0
$\begingroup$

I have the following sequence: $x_{n+1} = x_n - \ln(x_n)$ where $x_0 = 2$.

The question is: Proof whether $x_n$ converges, and if it does; determine the limit. What I have done so far:

  1. Proof $x_n$ converges:

    $$\frac{x_{n+1}}{x_n} = \frac{x_n - \ln(x_n)}{x_n} < 1 \ \forall_{n \in \mathbb{N}}$$

    Thus $x_n$ is strictly decreasing.

    We show: $x_n \geq 1$ by induction.

    $x_0 = 2 > 1$ (base case). Suppose $x_n \geq 1$ for all $n \in \mathbb{N}$. Then for $x_{n+1}$:

    $x_n \geq 1 \Rightarrow \ln(x_n) \geq 0 \Rightarrow x_{n+1} = x_n - \ln(x_n) \geq 1$

    Since the sequence is strictly decreasing and bounded below by 1, the sequence converges. $\blacksquare$

  2. If I show $1 + \epsilon$ is not a greater lower bound for the sequence for all $\epsilon > 0$ then I can conclude $x_n \rightarrow 1$ as $n \rightarrow \infty$.

    My thought was; suppose $\exists_{\epsilon > 0} : x_n \geq 1 + \epsilon$

    This should lead to a contradiction, right?

$\endgroup$
  • $\begingroup$ You suddenly changed from $x_n-\ln(x_n)$ to $x_n+\ln(x_n)$ in your point 1. $\endgroup$ – Bananach Jan 28 '16 at 12:42
  • $\begingroup$ Continued: The statment of 1. is correct nevertheless. What is the problem in executing 2? $\endgroup$ – Bananach Jan 28 '16 at 12:46
  • $\begingroup$ @Bananach Thank you, I fixed it ;) Although I'm not sure if it still holds now..? $\endgroup$ – Dennis van den Berg Jan 28 '16 at 12:47
  • $\begingroup$ It does hold, by concavity of $\ln$ (details left to you). Also to step 2: Note that if $x_n\geq 1+\varepsilon$, then $ln(x_n)\geq ln(1+\varepsilon)>0$ (monotonicity of $\ln$) which shows that your sequence makes steps whose length is bounded below, i.e. it converges to minus infinity which contradicts your point 1. $\endgroup$ – Bananach Jan 28 '16 at 12:48
  • 1
    $\begingroup$ For future similar problems, a little help to figure out the limit non-rigorously. If $x_n$ converges to $x$, then for large $n$ approximately $x_{n+1}=x_n=x$. Inserting this into the recurrence formula gives you an equation that the limit satisfies. In your example this equation is simply $\ln(x)=0$. $\endgroup$ – Bananach Jan 28 '16 at 12:51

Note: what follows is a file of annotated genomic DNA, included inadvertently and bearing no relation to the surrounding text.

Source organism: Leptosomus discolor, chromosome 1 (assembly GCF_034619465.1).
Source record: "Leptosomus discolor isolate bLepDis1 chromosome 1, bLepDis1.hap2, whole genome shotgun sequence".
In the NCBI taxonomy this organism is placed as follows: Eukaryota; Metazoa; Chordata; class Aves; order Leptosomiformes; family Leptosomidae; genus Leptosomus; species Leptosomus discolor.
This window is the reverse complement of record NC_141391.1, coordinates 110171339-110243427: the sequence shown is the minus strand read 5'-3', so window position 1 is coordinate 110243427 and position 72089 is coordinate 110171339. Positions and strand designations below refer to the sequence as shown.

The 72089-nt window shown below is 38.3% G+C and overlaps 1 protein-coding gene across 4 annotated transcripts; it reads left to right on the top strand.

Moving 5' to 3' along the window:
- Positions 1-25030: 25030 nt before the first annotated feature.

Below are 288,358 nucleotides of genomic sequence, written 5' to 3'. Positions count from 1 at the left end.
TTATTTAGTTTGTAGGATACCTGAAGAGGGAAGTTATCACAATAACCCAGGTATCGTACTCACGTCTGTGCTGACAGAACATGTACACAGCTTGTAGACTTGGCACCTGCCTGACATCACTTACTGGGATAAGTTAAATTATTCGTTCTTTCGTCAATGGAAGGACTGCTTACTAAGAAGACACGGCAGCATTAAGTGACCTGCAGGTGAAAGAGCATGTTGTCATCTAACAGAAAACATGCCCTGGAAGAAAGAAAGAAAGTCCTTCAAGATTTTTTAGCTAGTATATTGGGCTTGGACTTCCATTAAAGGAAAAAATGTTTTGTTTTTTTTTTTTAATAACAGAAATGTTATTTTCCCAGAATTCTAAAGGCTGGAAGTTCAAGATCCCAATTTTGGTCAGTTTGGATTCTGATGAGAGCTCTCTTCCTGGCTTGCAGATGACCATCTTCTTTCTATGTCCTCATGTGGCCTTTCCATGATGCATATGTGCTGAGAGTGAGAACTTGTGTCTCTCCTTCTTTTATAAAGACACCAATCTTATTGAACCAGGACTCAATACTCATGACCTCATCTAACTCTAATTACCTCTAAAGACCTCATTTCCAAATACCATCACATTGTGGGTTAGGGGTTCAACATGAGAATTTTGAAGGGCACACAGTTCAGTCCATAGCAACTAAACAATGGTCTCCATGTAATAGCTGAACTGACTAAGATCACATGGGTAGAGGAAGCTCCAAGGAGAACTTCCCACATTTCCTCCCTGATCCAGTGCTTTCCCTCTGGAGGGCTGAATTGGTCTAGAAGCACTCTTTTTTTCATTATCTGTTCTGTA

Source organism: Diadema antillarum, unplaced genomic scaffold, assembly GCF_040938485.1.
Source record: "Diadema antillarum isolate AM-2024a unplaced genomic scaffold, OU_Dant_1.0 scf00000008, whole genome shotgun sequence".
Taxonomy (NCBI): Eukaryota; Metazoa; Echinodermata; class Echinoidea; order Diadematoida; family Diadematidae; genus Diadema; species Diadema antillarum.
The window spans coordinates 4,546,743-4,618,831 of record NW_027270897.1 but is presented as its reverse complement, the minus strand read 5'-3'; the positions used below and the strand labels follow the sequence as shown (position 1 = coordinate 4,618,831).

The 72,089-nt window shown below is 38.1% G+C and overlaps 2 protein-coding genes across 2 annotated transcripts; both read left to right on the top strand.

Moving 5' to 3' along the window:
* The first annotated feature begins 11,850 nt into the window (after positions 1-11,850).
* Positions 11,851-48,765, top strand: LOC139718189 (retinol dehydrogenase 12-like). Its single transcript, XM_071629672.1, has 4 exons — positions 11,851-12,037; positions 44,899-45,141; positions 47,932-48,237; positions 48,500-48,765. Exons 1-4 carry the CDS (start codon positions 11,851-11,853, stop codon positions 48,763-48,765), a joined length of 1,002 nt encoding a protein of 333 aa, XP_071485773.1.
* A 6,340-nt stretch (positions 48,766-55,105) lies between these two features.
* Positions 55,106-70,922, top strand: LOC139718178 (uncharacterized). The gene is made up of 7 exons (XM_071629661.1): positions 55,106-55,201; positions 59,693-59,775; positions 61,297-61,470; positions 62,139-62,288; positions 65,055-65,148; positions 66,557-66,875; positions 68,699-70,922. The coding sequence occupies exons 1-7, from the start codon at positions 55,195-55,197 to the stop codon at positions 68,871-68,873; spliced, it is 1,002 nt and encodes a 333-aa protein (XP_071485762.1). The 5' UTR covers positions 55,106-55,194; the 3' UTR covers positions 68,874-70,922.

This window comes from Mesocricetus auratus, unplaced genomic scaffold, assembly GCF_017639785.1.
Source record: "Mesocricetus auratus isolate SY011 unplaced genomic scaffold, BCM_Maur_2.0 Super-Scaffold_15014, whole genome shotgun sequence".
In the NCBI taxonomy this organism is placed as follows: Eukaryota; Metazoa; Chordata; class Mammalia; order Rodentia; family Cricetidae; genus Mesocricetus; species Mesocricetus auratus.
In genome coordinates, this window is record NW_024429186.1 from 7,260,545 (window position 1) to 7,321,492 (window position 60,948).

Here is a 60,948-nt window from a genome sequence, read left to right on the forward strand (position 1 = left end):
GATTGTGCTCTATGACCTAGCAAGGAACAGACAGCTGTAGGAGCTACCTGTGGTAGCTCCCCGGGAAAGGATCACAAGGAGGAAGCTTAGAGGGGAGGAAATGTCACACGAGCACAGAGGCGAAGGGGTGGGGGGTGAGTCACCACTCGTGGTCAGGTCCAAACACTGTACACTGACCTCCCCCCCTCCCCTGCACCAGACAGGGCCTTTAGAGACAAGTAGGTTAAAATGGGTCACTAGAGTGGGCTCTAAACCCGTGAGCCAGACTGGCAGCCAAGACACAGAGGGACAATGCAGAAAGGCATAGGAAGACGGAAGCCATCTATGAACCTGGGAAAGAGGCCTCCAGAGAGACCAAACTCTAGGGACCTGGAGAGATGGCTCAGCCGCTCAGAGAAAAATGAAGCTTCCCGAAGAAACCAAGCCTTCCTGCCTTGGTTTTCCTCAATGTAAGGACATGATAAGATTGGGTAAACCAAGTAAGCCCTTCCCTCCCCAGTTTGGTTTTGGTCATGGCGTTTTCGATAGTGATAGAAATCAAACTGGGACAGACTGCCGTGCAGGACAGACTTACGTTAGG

0
$\begingroup$

First of all your proof that $x_{n+1}\ge 1$ has an issue. If you assume that $x_n\ge1$ you I agree that you have that $\ln x_n\ge0$, but how does that imply that $x_n-\ln x_n\ge 1$? What you need to use is an upper estimate of $\ln x_n$ namely that $\ln x_n \le x_n-1$.

Now for the convergence, we can use the fact that the convergence of a recursion of the form $x_{n+1} = \phi(x_n)$ must be to a fixpoint of $\phi$. This implies that the limit fulfills the equation $x = x - \ln x$ which means that $x=1$.

To show that it has to be a fixpoint we use that $x_{n+1}-x_{n} = \phi(x_n)-x_n$ converges to zero. And since $\phi(x_n)-x_n$ is continuous we have that $\lim \phi(x_n)-x_n = \phi(\lim x_n) - \lim x_n$.

$\endgroup$
0
$\begingroup$

Thanks to @Bananach for helping me out.

Since $x_n$ converges (to, say; $L$), for large $n$; $x_{n+1} = x_n = L$.

But then $L = L - ln(L) \Rightarrow ln(L) = 0 \Rightarrow L = 1$. $\blacksquare$

$\endgroup$
  • $\begingroup$ However, as Bananach said, this technique is not rigorous. And if the sequence isn't well-behaved (or doesn't converge) it can give crazy answers. So while it can be helpful, you still need to do the stuff with bounds. $\endgroup$ – PM 2Ring Jan 28 '16 at 13:02
  • 1
    $\begingroup$ It's not correct to write "for large $n$; $x_{n+1} = x_n = L$". You could write $x_{n+1}\approx x_n \approx L$. You could also say that since $(x_n)$ converges, we have $x_n - x_{n+1} \to 0$. But that is, here, $\ln x_n \to 0$, which in turn is equivalent to $x_n \to 1$. $\endgroup$ – Daniel Fischer Jan 28 '16 at 13:02

Your Answer

By clicking “Post Your Answer”, you agree to our terms of service, privacy policy and cookie policy

Not the answer you're looking for? Browse other questions tagged or ask your own question.